"It did happen, I saw it," he said. "It was on television. I saw it."

Egyptian-born teacher Nabil Youssef said, "It is insulting, it is hurtful and it makes us not feel like a real American."

Youssef said he ran to help victims on 9/11, donating blood to the Red Cross. 

Trump is sticking by his comments but that may energize Muslims, said Ahmed Shedeed of the Islamic Center of Jersey City.

"He'll get a lot of Muslims upset, a lot of Muslims now going to go out and vote," he said. 

NBC News' political blog First Read dissects more of the recent false statements made by Trump recently in a post titled: "Donald Trump, the post-truth 2016 candidate.

Photo Credit: AP]]>
<![CDATA[Trump Claims 'World's Greatest Memory']]> Mon, 23 Nov 2015 20:42:48 -0800 http://media.nbclosangeles.com/images/213*120/TrumpColumbus-AP_568871122955.jpg

Donald Trump isn’t backing down from comments he made about “thousands and thousands” of U.S. Muslims cheering in Jersey City, New Jersey, after the Twin Towers came down on 9/11, according to NBC News.

The Republican front-runner even told NBC News in a phone call that he has “the world’s greatest memory.” During the phone call, he offered reassurances that he had seen video of celebrations on television and “all over the internet.”

The comments come as a new poll shows Trump soaring in weekend polls, with a double-digit lead over rival, Ben Carson.

Trump took center stage in Columbus, Ohio, on Monday, where he spoke to a crowd about rival Governor John Kasich and about his stance on national security.

Photo Credit: AP]]>
<![CDATA[Christie's 'Security Incident']]> Fri, 20 Nov 2015 16:33:25 -0800 http://media.nbclosangeles.com/images/213*120/Christie+Airport.jpg

Presidential candidate and New Jersey Gov. Chris Christie was involved in a security incident on board a flight from San Francisco to Boston on Friday morning, according to a spokesperson for Christie's campaign.

Campaign staff confirmed that the presidential candidate was on a United Airlines flight when a passenger was removed before takeoff.

According to San Francisco police, the flight crew on board United Flight 1108 was alerted about a passenger taking cellphone photos of the crew. The crew asked the passenger to delete the photos, which he did, police said.

A second passenger saw a picture on the man's phone that showed a second cellphone, which appeared to be rigged with wires, according to police. The second passenger informed the flight crew of the photo, and the man with the cellphone was removed from the plane.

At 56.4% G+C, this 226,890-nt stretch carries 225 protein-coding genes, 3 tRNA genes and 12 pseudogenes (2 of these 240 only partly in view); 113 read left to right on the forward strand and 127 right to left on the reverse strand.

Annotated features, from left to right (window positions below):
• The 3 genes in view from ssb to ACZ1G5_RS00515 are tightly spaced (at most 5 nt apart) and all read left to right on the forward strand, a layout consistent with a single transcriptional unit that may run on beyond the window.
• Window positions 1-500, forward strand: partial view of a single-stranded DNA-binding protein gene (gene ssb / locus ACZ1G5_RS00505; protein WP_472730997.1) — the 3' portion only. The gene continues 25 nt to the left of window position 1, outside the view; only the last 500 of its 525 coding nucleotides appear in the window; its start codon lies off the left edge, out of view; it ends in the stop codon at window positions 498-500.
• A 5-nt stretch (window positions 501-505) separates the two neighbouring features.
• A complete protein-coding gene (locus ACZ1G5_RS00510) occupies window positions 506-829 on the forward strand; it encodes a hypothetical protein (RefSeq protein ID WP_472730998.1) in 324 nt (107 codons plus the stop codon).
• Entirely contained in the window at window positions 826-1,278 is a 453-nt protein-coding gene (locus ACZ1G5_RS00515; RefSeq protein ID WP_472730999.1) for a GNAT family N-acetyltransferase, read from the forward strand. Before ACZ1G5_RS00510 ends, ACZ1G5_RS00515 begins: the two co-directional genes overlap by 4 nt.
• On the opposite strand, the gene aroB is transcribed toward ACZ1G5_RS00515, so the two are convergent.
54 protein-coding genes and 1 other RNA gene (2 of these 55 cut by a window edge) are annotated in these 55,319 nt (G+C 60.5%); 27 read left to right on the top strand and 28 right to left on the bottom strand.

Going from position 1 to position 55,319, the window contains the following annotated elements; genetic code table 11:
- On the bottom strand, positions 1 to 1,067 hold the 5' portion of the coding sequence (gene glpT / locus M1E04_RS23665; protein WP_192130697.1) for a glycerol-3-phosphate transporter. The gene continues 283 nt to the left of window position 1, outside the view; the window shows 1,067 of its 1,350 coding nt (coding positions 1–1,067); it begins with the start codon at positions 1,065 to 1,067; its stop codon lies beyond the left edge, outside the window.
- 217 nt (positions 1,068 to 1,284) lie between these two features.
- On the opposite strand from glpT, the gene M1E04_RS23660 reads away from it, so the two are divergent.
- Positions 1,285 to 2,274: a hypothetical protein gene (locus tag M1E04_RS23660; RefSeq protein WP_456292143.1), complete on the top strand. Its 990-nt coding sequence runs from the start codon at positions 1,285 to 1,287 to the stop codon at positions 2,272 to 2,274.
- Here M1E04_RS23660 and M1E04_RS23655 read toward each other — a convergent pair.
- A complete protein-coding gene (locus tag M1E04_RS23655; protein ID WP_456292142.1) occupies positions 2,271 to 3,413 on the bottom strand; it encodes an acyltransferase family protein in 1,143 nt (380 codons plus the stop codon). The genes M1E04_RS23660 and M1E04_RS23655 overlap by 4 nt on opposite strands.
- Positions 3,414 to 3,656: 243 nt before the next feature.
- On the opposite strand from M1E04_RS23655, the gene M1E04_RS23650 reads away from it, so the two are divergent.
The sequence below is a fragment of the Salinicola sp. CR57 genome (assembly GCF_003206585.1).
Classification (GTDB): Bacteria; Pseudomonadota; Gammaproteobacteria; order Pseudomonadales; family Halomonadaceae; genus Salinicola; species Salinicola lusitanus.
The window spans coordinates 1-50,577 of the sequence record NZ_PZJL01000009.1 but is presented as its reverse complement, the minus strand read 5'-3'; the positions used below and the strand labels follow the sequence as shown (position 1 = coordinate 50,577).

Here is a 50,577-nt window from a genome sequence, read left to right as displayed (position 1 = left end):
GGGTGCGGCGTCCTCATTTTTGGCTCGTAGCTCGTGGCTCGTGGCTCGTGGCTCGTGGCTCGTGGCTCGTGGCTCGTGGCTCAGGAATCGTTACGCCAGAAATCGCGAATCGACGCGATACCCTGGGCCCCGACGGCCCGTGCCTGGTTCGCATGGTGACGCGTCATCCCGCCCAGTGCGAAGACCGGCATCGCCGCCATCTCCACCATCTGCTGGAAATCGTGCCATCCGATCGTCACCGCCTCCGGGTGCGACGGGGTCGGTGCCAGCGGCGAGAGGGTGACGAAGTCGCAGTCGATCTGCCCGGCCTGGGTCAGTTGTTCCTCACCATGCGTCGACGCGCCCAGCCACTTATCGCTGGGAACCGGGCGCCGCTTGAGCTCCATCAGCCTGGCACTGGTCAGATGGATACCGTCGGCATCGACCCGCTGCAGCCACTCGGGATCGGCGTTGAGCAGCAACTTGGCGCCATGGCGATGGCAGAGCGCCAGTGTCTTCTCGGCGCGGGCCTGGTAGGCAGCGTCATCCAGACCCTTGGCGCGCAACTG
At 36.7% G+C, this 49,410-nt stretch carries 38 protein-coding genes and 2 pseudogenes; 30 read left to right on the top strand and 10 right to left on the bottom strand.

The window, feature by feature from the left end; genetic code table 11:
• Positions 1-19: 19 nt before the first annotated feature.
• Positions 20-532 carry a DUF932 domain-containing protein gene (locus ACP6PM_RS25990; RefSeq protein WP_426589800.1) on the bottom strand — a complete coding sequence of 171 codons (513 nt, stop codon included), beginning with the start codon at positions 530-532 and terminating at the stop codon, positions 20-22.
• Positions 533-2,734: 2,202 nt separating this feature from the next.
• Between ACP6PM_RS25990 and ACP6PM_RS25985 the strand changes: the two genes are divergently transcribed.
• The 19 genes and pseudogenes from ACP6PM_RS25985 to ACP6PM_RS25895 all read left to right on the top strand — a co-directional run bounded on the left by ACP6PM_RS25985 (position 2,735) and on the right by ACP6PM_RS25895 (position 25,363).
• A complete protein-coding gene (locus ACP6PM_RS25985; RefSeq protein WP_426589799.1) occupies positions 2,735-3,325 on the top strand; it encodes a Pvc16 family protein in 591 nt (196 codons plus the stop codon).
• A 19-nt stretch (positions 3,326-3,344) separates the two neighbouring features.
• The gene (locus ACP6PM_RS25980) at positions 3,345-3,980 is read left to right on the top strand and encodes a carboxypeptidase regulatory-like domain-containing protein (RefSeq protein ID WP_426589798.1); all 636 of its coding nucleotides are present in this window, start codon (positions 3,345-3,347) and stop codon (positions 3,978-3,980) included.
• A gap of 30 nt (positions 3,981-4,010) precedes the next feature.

All passengers and luggage were re-screened, including the hand-wipe test for explosive residue, police said.

San Francisco police detained the passenger and ran a background check on him with the help of the FBI. According to police, the man has no criminal history.

All other passengers were allowed to board the flight, which took off around 1 p.m. The man who was held for questioning boarded another flight to Boston.

"United Airlines flight 1108 departed at 1:59 p.m. PST, just over five hours late, following a delay that resulted from a passenger not complying with crew member instructions," United Airlines said in a statement. "We will be reaching out to our customers individually to apologize."

A Christie spokesperson said the passenger did not interact with the governor or threaten him in any way. The governor had been in California for a fundraising event.

"Governor Christie, an aide and a member of his security detail were traveling on a United flight from San Fransisco to Boston this morning when a passenger was removed from the plane before takeoff at the request of United Airlines," Christie's campaign said in a statement Friday afternoon. "At no point did Governor Christie interact with this passenger nor did this passenger pose a verbal or physical threat to the Governor. Any other inquiries about this matter should be directed to United Airlines."

There is no word on why the passenger was removed.

Christie was expected to land in Boston later Friday night. He will be in New Hampshire for campaign events Saturday and Sunday. Click here to see our interactive tracker for candidates' visits to the Granite State.

Photo Credit: @MoizSyed/Twitter]]>
<![CDATA[GOP Candidates Pan Trump's Call for Muslim Database]]> Fri, 20 Nov 2015 11:32:49 -0800 http://media.nbclosangeles.com/images/213*120/AP_102485184838.jpg

Republican presidential candidates swiftly condemned Donald Trump's call for requiring Muslims in the United States to register in a national database, drawing a sharp distinction Friday with the GOP front-runner.

Former Florida Gov. Jeb Bush called Trump's proposal "abhorrent." Ohio Gov. John Kasich said Trump was trying to "divide people." And Texas Sen. Ted Cruz, who has largely avoided criticizing Trump throughout the 2016 campaign, said that while he was a fan of the billionaire businessman, "I'm not a fan of government registries of American citizens."

"The First Amendment protects religious liberty, and I've spent the past several decades defending the religious liberty of every American," Cruz told reporters in Sioux City, Iowa.

The rebuke followed Trump's call Thursday for a mandatory database to track Muslims in the U.S. In a video posted on MSNBC.com, Trump was asked whether Muslims would be required to register. He replied, "They have to be."

On Friday, Trump said on Twitter that he didn't suggest creating such a database but instead was answering a question from a reporter about the idea. However, he did not disavow the prospect of a database on social media or at an event Friday morning.

Civil liberties experts said a database for Muslims would be unconstitutional on several counts, while the libertarian Cato Institute's Ilya Shapiro said the idea also violates basic privacy and liberty rights.